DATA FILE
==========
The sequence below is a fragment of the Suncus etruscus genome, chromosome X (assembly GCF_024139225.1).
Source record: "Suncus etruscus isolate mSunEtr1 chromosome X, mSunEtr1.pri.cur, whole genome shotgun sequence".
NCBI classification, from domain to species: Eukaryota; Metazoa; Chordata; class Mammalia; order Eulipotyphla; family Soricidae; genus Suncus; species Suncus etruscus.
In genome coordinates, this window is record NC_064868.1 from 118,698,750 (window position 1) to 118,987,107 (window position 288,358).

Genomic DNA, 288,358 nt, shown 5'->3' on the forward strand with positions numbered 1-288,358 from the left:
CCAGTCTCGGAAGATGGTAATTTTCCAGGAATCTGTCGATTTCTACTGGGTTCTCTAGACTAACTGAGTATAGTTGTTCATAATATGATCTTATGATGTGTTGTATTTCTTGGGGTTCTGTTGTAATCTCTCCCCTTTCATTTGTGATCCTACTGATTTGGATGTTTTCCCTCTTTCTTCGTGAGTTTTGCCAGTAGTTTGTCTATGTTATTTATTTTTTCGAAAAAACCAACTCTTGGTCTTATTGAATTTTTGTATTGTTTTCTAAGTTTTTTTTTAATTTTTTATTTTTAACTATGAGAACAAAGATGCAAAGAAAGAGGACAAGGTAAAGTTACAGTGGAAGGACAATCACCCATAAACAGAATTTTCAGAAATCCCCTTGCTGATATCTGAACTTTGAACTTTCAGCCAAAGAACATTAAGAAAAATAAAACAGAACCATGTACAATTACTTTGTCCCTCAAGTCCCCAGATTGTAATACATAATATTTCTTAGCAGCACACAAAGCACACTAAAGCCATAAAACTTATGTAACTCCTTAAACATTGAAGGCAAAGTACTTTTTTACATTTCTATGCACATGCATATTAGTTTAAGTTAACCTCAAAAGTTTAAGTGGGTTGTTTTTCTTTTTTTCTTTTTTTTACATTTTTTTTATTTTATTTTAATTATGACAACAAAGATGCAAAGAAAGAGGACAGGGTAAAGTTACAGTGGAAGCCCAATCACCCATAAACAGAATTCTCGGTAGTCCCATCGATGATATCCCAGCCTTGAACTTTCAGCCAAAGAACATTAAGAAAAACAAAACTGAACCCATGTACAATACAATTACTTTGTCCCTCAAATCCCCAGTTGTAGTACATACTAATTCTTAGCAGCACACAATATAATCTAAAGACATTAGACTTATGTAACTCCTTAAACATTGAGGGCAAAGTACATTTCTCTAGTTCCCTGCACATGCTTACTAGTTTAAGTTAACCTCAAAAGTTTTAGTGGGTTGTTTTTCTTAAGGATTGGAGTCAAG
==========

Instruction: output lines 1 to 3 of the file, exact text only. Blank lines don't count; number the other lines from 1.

The sequence below is a fragment of the Suncus etruscus genome, chromosome X (assembly GCF_024139225.1).
Source record: "Suncus etruscus isolate mSunEtr1 chromosome X, mSunEtr1.pri.cur, whole genome shotgun sequence".
NCBI classification, from domain to species: Eukaryota; Metazoa; Chordata; class Mammalia; order Eulipotyphla; family Soricidae; genus Suncus; species Suncus etruscus.